Control theory for scanning probe microscopy revisited

School of Physics and Astronomy, The University of Nottingham, University Park, Nottingham, NG7 2RD, United Kingdom
  1. Corresponding author email
Guest Editors: T. Glatzel and T. Schimmel
Beilstein J. Nanotechnol. 2014, 5, 337–345.
Received 25 Nov 2013, Accepted 20 Feb 2014, Published 21 Mar 2014
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We derive a theoretical model for studying SPM feedback in the context of control theory. Previous models presented in the literature that apply standard models for proportional-integral-derivative controllers predict a highly unstable feedback environment. This model uses features specific to the SPM implementation of the proportional-integral controller to give realistic feedback behaviour. As such the stability of SPM feedback for a wide range of feedback gains can be understood. Further consideration of mechanical responses of the SPM system gives insight into the causes of exciting mechanical resonances of the scanner during feedback operation.


Scanning probe microscopy (SPM) imaging relies on feedback loops to maintain a constant interaction between the tip and the sample [1,2]. Many well known artefacts can arise from improper feedback settings [3-5]. Thus, for reliable SPM operation and analysis the characteristics and behaviour of such feedback loops must be considered [6,7]. SPM feedback loops usually employ a proportional-integral (PI) controller, equivalent to the common proportional-integral-differential (PID) controller with the differential gain set to zero to avoid amplification of noise. Other groups have successfully modelled and implemented proportional-differential controllers [8], but these are not commonly used. Previous work has used control theory to analyse the behaviour of PI and PID feedback loops in the context of SPM [9-12], and these models are still being applied in the current literature [13]. However, the details of the operation of the feedback loop have been incorrectly modelled, which results in a decreased stability and an exaggerated ringing at the resonant frequency of the piezoelectric actuator (z-piezo). Due to these errors, the feedback controller often cannot maintain tracking without a high derivative component [13], which is entirely at odds with experimental observations. This paper employs analysis of specific SPM PI controllers to provide a more appropriate method for modelling such systems.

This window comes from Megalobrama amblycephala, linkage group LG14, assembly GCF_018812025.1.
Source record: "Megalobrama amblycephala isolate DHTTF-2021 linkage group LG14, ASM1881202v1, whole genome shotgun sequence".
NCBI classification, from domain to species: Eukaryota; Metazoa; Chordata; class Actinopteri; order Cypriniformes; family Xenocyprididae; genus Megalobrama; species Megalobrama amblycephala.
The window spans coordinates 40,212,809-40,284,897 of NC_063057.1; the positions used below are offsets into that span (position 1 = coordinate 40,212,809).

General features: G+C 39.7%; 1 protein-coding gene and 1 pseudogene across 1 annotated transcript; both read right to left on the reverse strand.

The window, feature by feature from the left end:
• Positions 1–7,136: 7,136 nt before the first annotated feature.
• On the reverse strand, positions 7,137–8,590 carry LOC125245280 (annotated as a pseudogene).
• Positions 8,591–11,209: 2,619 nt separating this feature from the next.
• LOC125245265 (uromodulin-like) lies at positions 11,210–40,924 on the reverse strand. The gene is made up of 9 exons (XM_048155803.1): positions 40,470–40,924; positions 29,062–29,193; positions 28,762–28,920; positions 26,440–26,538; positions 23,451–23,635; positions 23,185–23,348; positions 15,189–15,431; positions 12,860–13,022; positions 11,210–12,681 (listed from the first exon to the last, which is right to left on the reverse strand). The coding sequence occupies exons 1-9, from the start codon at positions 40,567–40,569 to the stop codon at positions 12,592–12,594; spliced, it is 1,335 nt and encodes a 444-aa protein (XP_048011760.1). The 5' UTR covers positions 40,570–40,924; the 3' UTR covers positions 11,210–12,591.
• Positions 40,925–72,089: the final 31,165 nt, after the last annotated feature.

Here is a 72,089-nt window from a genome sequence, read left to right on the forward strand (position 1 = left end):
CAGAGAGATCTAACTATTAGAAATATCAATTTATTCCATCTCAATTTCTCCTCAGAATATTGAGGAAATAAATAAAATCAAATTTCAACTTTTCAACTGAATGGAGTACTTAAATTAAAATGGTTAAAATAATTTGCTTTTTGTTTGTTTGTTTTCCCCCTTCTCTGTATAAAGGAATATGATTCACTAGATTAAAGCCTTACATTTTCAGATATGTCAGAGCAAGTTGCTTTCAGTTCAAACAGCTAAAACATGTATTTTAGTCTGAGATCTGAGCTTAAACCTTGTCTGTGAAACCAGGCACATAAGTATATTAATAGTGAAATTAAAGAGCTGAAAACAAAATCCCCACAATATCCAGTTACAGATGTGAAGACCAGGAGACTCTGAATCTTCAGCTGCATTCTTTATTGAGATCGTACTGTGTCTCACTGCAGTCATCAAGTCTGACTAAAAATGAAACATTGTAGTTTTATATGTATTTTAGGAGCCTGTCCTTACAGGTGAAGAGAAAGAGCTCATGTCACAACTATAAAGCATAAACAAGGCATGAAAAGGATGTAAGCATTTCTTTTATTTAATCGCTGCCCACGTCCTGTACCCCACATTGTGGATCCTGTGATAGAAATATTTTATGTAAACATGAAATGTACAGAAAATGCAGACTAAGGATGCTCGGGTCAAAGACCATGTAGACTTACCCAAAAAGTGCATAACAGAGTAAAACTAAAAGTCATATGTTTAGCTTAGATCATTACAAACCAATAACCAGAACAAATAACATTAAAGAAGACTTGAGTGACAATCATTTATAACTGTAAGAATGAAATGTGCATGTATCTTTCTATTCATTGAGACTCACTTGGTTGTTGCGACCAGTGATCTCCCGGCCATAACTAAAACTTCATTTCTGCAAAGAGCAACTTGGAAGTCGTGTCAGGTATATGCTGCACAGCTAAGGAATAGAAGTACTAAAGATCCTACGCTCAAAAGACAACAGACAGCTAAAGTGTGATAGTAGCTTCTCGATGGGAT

Results and Discussion

When modelling an SPM feedback loop we must first consider the workings of the PI controller under perfect conditions. First, assume that the tip is stationary above a sample at a position Z, and that the z-piezoelectric actuator for tip positioning is extended by X (Figure 1). For this perfect model X is considered to be directly the output of the PI controller; consideration of amplifier bandwidths and mechanical resonances is added later. For our original simplified model we will consider a generic SPM which tracks to a set-point tip–sample distance (Note that the exact mechanism to detect this distance is not relevant). Referring to the set-point distance as P, and the tip–sample distance as ZX, then the error signal input to the PI controller, E, is equal to


After a time t in feedback the output of a standard PI controller would be